04/02/2007 - One of the largest religious groups in the U.S., representing about one-fifth of the electorate, white evangelicals are a strong Republican constituency. According to the 2004 exit polls, 78% of this group voted for George W. Bush while 21% supported John F. Kerry. In 2006, the exit polls showed that 72% of this group voted for Republican congressional candidates and 27% for Democratic congressional candidates.
What are the candidate preferences of white evangelical Republicans at this early stage of the 2008 presidential campaign? The Forum's analysis of the findings from a recent survey from the Pew Research Center for the People & the Press provides an interesting early reading.
Among evangelical Republican and Republican-leaning registered voters, Rudolph Giuliani and John McCain garner roughly equivalent levels of support (27% say Giuliani is their most preferred candidate and 23% support McCain). Additionally, Giuliani and McCain are each the second choice candidate of about one-in-eight evangelicals. Nearly a quarter of Republican evangelicals (23%) do not have a first-choice candidate at this point.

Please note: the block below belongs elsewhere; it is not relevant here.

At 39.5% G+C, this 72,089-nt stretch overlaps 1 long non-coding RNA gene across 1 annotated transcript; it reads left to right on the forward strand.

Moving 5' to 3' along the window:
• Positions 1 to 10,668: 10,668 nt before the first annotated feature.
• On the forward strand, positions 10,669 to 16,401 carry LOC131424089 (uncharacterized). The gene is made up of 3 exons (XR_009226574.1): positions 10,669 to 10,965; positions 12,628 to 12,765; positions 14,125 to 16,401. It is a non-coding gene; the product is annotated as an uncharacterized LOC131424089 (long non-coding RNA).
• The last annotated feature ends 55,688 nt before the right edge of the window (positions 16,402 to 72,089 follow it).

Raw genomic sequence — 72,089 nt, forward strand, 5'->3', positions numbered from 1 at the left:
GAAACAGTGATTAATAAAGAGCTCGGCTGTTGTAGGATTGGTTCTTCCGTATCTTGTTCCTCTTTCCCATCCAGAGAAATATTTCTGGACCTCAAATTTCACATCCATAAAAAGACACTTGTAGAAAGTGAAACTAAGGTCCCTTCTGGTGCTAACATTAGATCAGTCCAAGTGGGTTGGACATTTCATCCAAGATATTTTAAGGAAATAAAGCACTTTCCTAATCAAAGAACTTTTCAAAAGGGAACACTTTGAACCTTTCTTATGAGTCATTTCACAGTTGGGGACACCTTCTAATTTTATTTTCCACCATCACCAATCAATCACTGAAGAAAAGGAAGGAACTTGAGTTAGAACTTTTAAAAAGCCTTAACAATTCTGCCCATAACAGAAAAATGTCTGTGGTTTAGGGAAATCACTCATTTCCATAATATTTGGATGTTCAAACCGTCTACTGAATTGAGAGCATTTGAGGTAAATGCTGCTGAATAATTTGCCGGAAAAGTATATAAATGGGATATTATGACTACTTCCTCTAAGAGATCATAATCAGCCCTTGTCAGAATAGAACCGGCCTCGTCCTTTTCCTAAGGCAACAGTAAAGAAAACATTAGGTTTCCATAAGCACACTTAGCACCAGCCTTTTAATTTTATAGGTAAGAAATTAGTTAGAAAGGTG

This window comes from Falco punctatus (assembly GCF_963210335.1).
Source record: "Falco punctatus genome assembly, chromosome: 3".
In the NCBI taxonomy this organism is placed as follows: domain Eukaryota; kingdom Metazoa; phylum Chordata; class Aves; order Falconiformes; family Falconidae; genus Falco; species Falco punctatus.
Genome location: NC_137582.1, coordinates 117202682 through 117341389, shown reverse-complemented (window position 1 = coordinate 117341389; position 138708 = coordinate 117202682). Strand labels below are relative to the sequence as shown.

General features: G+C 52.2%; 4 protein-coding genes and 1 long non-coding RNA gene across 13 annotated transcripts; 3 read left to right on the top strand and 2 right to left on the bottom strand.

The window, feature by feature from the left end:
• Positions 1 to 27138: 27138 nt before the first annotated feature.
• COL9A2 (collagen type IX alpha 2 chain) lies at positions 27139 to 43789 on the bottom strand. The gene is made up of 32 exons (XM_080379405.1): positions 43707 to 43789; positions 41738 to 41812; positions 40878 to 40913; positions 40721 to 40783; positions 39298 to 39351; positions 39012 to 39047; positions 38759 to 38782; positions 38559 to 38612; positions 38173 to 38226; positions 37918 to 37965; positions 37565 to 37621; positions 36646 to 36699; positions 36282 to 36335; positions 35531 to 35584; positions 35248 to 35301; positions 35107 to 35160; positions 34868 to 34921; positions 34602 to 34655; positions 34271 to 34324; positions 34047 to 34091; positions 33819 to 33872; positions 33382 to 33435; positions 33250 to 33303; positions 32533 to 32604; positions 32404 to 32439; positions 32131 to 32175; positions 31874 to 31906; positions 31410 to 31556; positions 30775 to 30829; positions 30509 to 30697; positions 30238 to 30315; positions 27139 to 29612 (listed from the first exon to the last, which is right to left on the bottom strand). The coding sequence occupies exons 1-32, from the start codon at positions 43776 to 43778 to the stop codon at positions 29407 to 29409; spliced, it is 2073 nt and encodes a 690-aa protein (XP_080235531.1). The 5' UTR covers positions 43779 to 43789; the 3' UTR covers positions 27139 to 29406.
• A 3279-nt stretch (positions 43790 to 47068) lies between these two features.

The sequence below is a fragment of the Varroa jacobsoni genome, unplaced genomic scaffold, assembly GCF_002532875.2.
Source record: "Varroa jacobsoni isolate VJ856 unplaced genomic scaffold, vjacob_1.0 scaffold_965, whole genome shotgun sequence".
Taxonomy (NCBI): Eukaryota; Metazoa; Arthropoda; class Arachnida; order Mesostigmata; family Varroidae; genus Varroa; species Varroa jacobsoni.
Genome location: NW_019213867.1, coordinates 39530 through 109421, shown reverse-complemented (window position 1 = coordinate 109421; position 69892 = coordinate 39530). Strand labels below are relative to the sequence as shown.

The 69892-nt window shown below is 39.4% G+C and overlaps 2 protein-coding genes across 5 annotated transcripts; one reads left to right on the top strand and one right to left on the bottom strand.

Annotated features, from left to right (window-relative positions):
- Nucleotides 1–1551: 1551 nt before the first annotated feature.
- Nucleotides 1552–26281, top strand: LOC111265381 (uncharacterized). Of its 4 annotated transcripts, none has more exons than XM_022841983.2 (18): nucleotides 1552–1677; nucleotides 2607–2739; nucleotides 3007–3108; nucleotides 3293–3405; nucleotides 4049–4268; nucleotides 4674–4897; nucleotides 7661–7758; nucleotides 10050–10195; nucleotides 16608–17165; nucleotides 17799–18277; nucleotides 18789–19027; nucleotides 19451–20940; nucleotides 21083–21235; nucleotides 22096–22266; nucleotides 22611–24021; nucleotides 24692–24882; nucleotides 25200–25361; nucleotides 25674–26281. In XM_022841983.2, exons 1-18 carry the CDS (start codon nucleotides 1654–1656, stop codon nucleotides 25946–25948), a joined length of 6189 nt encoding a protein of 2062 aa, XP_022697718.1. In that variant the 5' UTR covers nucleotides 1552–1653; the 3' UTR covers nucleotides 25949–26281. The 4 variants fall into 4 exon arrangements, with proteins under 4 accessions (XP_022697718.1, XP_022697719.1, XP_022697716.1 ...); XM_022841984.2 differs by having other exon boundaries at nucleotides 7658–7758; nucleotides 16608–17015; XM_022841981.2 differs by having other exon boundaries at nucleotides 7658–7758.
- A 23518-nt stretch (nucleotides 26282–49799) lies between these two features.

All the other Republican candidates, including Newt Gingrich and Mitt Romney, receive significantly less support from white evangelicals. Several candidates with strong ties to the evangelical community, including Mike Huckabee and Sam Brownback, have very modest support among evangelicals at this stage of the campaign.
Read the full article Giuliani, McCain Lead Among Evangelical Republicans Pew Forum on Religion & Public Life Web site.